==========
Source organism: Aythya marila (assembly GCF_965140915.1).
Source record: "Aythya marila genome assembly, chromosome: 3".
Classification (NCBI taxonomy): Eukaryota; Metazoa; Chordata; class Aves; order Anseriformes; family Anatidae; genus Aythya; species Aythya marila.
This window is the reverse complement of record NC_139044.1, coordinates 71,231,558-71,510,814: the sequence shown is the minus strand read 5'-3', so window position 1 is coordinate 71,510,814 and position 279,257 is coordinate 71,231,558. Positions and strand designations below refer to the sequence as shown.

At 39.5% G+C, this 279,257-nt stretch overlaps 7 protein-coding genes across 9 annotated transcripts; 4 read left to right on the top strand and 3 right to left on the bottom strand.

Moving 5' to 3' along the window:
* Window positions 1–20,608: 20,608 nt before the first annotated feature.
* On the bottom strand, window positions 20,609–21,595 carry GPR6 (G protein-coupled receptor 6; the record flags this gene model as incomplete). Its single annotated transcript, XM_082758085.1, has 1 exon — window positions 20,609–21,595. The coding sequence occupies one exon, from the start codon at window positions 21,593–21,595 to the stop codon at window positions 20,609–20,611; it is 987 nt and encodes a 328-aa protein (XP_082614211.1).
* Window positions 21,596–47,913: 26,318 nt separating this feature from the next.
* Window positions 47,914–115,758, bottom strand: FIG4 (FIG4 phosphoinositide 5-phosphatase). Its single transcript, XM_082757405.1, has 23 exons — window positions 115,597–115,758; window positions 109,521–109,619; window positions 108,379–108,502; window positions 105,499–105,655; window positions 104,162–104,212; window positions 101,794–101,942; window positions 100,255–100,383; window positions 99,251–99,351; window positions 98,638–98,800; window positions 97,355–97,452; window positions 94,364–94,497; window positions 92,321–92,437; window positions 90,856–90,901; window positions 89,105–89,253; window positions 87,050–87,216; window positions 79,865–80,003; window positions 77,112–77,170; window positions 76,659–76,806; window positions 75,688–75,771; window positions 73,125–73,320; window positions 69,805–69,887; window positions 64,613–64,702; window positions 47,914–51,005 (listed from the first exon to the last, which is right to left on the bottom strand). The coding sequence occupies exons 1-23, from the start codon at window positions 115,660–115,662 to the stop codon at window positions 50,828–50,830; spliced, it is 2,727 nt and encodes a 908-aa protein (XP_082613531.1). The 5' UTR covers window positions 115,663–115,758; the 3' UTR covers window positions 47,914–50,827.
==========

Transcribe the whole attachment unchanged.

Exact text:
Source organism: Aythya marila (assembly GCF_965140915.1).
Source record: "Aythya marila genome assembly, chromosome: 3".
Classification (NCBI taxonomy): Eukaryota; Metazoa; Chordata; class Aves; order Anseriformes; family Anatidae; genus Aythya; species Aythya marila.
This window is the reverse complement of record NC_139044.1, coordinates 71,231,558-71,510,814: the sequence shown is the minus strand read 5'-3', so window position 1 is coordinate 71,510,814 and position 279,257 is coordinate 71,231,558. Positions and strand designations below refer to the sequence as shown.

At 39.5% G+C, this 279,257-nt stretch overlaps 7 protein-coding genes across 9 annotated transcripts; 4 read left to right on the top strand and 3 right to left on the bottom strand.

Moving 5' to 3' along the window:
* Window positions 1–20,608: 20,608 nt before the first annotated feature.
* On the bottom strand, window positions 20,609–21,595 carry GPR6 (G protein-coupled receptor 6; the record flags this gene model as incomplete). Its single annotated transcript, XM_082758085.1, has 1 exon — window positions 20,609–21,595. The coding sequence occupies one exon, from the start codon at window positions 21,593–21,595 to the stop codon at window positions 20,609–20,611; it is 987 nt and encodes a 328-aa protein (XP_082614211.1).
* Window positions 21,596–47,913: 26,318 nt separating this feature from the next.
* Window positions 47,914–115,758, bottom strand: FIG4 (FIG4 phosphoinositide 5-phosphatase). Its single transcript, XM_082757405.1, has 23 exons — window positions 115,597–115,758; window positions 109,521–109,619; window positions 108,379–108,502; window positions 105,499–105,655; window positions 104,162–104,212; window positions 101,794–101,942; window positions 100,255–100,383; window positions 99,251–99,351; window positions 98,638–98,800; window positions 97,355–97,452; window positions 94,364–94,497; window positions 92,321–92,437; window positions 90,856–90,901; window positions 89,105–89,253; window positions 87,050–87,216; window positions 79,865–80,003; window positions 77,112–77,170; window positions 76,659–76,806; window positions 75,688–75,771; window positions 73,125–73,320; window positions 69,805–69,887; window positions 64,613–64,702; window positions 47,914–51,005 (listed from the first exon to the last, which is right to left on the bottom strand). The coding sequence occupies exons 1-23, from the start codon at window positions 115,660–115,662 to the stop codon at window positions 50,828–50,830; spliced, it is 2,727 nt and encodes a 908-aa protein (XP_082613531.1). The 5' UTR covers window positions 115,663–115,758; the 3' UTR covers window positions 47,914–50,827.